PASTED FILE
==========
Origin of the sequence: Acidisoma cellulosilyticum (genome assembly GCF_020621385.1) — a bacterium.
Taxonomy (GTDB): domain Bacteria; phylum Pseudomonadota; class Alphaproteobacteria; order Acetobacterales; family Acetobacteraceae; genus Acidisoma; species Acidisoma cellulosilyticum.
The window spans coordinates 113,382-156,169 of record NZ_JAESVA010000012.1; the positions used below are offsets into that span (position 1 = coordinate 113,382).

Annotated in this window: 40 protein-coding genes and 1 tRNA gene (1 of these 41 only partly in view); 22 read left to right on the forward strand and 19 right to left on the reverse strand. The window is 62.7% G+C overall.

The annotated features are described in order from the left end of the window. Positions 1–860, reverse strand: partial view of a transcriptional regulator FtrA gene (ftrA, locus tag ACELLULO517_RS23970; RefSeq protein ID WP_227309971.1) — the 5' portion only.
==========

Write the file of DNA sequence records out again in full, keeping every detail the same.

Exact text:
Origin of the sequence: Acidisoma cellulosilyticum (genome assembly GCF_020621385.1) — a bacterium.
Taxonomy (GTDB): domain Bacteria; phylum Pseudomonadota; class Alphaproteobacteria; order Acetobacterales; family Acetobacteraceae; genus Acidisoma; species Acidisoma cellulosilyticum.
The window spans coordinates 113,382-156,169 of record NZ_JAESVA010000012.1; the positions used below are offsets into that span (position 1 = coordinate 113,382).

Annotated in this window: 40 protein-coding genes and 1 tRNA gene (1 of these 41 only partly in view); 22 read left to right on the forward strand and 19 right to left on the reverse strand. The window is 62.7% G+C overall.

The annotated features are described in order from the left end of the window. Positions 1–860, reverse strand: partial view of a transcriptional regulator FtrA gene (ftrA, locus tag ACELLULO517_RS23970; RefSeq protein ID WP_227309971.1) — the 5' portion only.